At the end of your visit you can pick up a memento or two in the shop that’s located on the bottom floor of the monument, and a really good café at the site entrance offers a selection of snacks, hot food and drinks if you’ve worked up an appetite by the end of it all.

Find more historic attractions with my Historic Places to Visit articles.

The highlights

  • The views from the top of the monument are fantastic and the woodland path that leads to it from the car park is much longer than you initially think it will be. I visited during spring when the woodland was ablaze with wildflowers and it was so nice I walked the route twice!
  • The monument is absolutely enormous and it has some genuinely fascinating displays inside it that all ages will enjoy interacting with.
  • There’s a superb educational element to this attraction so it’s ideal for introducing youngsters to Scotland’s history and the story of William Wallace. The costumed guides really bring the monument to life as well.

Visiting tips

  • The café is good but a bit pricey (like all tourist attractions I guess), but you can always save money by eating in Stirling instead. Driving from the Wallace Monument to Stirling Castle takes around 10-minutes.
  • Combine a visit to the monument with the Bannockburn Visitor Centre which is 5 miles away. It’s managed by the National Trust for Scotland and you can get free admission with an NTS membership.
  • Doune Castle (filming site of lots of TV series and Holywood blockbusters) is a 20-minute drive away and is also worth visiting.


Abbey Craig,
Hillfoots Road,

Click map for directions


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A Guide to Visiting The National Wallace Monument

Things to do near the National Wallace Monument

  • Stirling Castle. Castle Wynd, Stirling FK8 1EJ. 10-minute drive. One of the most significant historic buildings in Scotland. This 12th-century castle and Renaissance royal palace features a great hall, restored royal apartments, a regimental museum, a café, a gift shop and more.
  • Cambuskenneth Abbey. Ladysneuk Rd, Cambuskenneth, Stirling FK9 5NG. 5-minute drive. Category A listed building built in the 1300s. It is 64 feet high and has an interesting collection of medieval artefacts inside, although visitors should note it is only open in summer.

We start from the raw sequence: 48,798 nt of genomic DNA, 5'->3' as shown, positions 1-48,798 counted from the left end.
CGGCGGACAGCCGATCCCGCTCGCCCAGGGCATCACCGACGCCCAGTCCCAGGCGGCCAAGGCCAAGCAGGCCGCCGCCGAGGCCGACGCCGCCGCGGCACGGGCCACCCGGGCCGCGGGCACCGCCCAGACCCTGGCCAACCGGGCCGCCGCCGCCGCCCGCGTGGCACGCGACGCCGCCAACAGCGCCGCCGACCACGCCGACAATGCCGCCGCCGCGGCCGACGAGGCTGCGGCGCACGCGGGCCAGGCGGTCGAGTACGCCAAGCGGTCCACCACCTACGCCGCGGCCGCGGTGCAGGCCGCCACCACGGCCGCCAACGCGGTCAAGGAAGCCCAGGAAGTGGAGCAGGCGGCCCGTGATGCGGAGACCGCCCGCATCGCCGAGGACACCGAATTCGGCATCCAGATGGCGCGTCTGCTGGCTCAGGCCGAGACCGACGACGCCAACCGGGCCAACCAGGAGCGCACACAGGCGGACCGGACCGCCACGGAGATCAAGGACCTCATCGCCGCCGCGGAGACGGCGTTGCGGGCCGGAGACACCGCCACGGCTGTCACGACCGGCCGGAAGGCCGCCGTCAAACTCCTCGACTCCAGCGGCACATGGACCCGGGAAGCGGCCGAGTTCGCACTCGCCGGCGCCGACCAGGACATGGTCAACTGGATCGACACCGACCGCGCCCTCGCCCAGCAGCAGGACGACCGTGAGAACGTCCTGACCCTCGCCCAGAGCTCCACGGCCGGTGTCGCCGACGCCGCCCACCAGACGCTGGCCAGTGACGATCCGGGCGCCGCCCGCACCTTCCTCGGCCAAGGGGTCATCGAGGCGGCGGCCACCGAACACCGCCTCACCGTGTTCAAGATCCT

• Stirling Smith Art Gallery and Museum. 40 Albert Pl, Stirling FK8 2RQ. 8-minute drive. A superb art gallery and museum in the centre of Stirling that aims to entertain and educate visitors with a collection of artworks and artefacts from Stirling and the surrounding area. There is a garden and a café on-site.
  • The King’s Knot. 8-minute drive. A large green space below Stirling Castle that was once the recreation area for royalty. At one time formal gardens were laid in the park but now only the earthworks remain. The much larger King’s Park recreation area is located on the other side of Dumbarton Road.
  • Blair Drummond Safari Park. Blair Drummond, Stirling FK9 4UR. 14-minute drive. One of the largest safari parks in Scotland. Blair Drummond is guaranteed to enthral visitors with its enclosures that are home to more than 350 exotic animals. There are play parks, a pets farm, a boat safari a restaurant and much more on the site.

More places to visit in Central Scotland

  • Loch Leven – Kinross: Complete Visitor Guide
    Loch Leven is a large expanse of water situated in the rural Scottish county of Perth and Kinross. The National Nature Reserve is renowned for the number of wildfowl that live there and in fact, it’s home to more breeding ducks than anywhere else in Europe.
  • Culross – Fife: Complete Visitor Guide
    The historic village of Culross is situated on the banks of the Firth of Forth where it overlooks the petrochemical works of Grangemouth to the south and the Longannet power station to the west.
  • Ben Lawers – Perth & Kinross: Complete Visitor Guide
    Scotland’s 10th-highest Munro is one of Central Scotland’s most popular tourist hotspots, famed not only for the fantastic walks to the massif summit but also for the wonderful views visitors get to enjoy along the way.
  • Schiehallion Mountain – Perthshire: Complete Visitor Guide
    Schiehallion mountain lies between Loch’s Tay, Rannoch, and Tummel roughly 10 miles north-west of Aberfeldy in Perthshire, and it’s renowned amongst Scotland’s hillwalkers as being one of the easiest Munro’s to ‘bag’ in the country.
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Scotland travel writer and specialist 360° photographer. Founder of the Out About Scotland travel website and Vartour virtual tours. Follow on Pinterest, Facebook, and YouTube.